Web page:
Article image
Article image
Article image
Article image
This article displays in one automatically-generated column. View the full page to see article in its original form.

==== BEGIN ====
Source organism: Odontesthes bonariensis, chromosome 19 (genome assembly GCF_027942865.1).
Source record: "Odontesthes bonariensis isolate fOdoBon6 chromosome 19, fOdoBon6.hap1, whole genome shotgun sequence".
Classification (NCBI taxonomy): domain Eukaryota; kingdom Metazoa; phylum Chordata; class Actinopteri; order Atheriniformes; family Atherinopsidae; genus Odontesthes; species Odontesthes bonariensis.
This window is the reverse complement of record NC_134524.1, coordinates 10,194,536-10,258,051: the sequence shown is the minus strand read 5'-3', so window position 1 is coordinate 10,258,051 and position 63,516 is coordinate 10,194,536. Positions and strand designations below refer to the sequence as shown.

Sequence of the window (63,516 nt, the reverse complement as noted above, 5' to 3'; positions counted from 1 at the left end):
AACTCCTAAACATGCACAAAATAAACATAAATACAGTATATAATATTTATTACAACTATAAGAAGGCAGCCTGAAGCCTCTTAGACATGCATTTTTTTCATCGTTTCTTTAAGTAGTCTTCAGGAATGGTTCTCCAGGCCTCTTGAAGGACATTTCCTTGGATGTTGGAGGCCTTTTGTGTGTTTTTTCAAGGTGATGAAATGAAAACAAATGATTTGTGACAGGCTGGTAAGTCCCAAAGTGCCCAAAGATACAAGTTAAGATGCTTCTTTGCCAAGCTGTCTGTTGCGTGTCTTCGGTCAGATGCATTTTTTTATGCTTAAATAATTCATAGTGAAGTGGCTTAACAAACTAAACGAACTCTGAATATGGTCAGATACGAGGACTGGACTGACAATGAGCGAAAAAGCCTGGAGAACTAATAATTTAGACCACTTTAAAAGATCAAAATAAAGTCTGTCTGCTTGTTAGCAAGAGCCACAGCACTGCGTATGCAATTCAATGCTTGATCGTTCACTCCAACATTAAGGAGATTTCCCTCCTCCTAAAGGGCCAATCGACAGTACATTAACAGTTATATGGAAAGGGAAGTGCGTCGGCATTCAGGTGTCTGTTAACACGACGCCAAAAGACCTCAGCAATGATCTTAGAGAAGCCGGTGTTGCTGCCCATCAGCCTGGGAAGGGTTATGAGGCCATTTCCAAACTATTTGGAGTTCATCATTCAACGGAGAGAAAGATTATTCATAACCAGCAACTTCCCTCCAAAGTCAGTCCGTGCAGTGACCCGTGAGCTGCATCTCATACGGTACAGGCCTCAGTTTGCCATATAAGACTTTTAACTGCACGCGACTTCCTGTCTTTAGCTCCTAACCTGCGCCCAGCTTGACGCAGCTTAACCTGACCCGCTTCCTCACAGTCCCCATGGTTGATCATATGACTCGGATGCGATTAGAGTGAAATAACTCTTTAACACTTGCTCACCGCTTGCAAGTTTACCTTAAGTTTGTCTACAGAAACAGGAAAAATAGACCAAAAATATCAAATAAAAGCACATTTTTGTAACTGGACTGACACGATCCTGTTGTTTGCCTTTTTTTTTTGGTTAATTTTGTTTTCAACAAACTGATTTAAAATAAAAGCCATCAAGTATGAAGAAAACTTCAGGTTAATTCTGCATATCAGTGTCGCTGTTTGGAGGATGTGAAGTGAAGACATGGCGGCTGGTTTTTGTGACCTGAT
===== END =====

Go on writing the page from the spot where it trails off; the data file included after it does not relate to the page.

(Per Preßs Association.) CHRISTCHURCH, May 15. The much heralded Arawa, conveying the general officer commanding the New Zealand Division and a big draft of Dominion soldiers, dropped anchor in Camp Bay, Lyttelton, at five o'clock last evening and swung" round to the tide to await the healthy officers. Major-General Sir Andrew Russell, who succeeded Sir Alexander Godley in the command of the brilliant New Zealand Division, is a typical citizen soldier, beloved of his men for his readiness to stand in with them in good'and bad fortune, yet eager to be home again in ' piisuit of the arts of peace. The s.s. Arawa was due in'Lyttelton last Monday. Her late arrival was due to heavy winds and seas, and when she should have been entering the. ■•wireless range of New Zealand stations she was only within call of the lonely Chatham Islands, the first British link of Empire that the sun rises j on. When the ship' at last loomed up | after her long westing from Panama the pilot was the first man out, and the health officers and military soon put. .oif in their, launch, to return in a couple of hours with the welcome news "clean ship." A PLEASANT TRIP.